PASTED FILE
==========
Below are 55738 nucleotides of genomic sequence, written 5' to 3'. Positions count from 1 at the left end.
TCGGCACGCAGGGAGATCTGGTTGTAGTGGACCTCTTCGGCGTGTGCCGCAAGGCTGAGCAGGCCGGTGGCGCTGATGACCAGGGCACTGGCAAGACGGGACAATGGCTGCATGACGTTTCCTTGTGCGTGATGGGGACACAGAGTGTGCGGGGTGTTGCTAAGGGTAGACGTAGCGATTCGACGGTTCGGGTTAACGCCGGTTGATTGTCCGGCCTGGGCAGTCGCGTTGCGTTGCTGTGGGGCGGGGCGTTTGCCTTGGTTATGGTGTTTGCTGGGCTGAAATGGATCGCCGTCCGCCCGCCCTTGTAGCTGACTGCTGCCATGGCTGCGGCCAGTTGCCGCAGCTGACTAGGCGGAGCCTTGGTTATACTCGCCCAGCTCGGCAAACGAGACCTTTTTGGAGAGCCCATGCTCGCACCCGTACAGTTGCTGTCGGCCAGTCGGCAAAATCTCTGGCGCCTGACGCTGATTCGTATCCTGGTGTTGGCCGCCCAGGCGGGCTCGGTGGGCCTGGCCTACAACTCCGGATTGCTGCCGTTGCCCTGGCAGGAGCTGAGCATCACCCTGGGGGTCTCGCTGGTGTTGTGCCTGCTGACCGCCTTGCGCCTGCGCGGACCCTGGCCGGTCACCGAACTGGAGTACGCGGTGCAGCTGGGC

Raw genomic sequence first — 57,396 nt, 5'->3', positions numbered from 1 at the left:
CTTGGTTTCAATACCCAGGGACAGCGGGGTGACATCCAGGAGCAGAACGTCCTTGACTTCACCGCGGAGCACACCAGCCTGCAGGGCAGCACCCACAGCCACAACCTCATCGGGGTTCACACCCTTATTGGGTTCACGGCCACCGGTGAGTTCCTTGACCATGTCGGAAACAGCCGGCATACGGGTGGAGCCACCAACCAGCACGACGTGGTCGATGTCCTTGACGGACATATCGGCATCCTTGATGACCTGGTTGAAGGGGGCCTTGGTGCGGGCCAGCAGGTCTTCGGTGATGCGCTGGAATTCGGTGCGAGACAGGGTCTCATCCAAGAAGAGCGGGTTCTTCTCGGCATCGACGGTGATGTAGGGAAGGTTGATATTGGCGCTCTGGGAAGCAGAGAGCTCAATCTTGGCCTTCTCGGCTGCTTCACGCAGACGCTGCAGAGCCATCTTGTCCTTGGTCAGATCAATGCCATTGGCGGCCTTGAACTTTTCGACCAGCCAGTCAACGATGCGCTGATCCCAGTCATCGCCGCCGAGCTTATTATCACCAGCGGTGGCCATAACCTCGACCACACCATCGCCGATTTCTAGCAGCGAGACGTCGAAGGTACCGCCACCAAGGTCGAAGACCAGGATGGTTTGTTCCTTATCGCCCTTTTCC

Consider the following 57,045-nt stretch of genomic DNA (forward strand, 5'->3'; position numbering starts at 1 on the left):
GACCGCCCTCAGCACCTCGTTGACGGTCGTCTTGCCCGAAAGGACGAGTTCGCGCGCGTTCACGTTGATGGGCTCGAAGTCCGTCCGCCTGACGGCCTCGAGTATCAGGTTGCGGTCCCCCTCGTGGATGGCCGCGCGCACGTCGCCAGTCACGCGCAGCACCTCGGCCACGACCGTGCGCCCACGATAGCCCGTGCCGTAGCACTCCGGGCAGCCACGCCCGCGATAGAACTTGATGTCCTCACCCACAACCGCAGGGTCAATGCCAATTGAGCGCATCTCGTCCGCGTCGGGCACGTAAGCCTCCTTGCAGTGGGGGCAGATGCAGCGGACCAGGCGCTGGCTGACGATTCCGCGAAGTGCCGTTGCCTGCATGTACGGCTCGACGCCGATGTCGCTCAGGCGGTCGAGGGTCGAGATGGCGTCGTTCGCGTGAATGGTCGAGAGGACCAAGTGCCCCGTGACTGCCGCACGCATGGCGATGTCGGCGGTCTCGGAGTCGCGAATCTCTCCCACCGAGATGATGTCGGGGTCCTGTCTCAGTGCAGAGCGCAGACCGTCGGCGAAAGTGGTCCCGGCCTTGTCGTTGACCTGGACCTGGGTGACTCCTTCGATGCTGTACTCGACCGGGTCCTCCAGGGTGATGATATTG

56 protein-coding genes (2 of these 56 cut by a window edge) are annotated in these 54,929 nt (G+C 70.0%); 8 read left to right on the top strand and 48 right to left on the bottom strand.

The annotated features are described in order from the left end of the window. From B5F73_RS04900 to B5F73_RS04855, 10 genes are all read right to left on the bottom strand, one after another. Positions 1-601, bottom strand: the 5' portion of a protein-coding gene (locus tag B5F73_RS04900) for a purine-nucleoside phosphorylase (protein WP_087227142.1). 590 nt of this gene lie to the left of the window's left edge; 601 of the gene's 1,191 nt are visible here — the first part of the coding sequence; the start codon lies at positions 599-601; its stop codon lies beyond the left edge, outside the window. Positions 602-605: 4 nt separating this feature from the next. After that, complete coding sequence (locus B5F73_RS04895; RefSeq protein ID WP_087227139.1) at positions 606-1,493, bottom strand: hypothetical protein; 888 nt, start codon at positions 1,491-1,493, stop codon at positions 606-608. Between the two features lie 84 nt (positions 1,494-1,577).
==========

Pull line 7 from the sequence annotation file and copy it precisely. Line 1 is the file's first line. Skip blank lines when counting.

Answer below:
56 protein-coding genes (2 of these 56 cut by a window edge) are annotated in these 54,929 nt (G+C 70.0%); 8 read left to right on the top strand and 48 right to left on the bottom strand.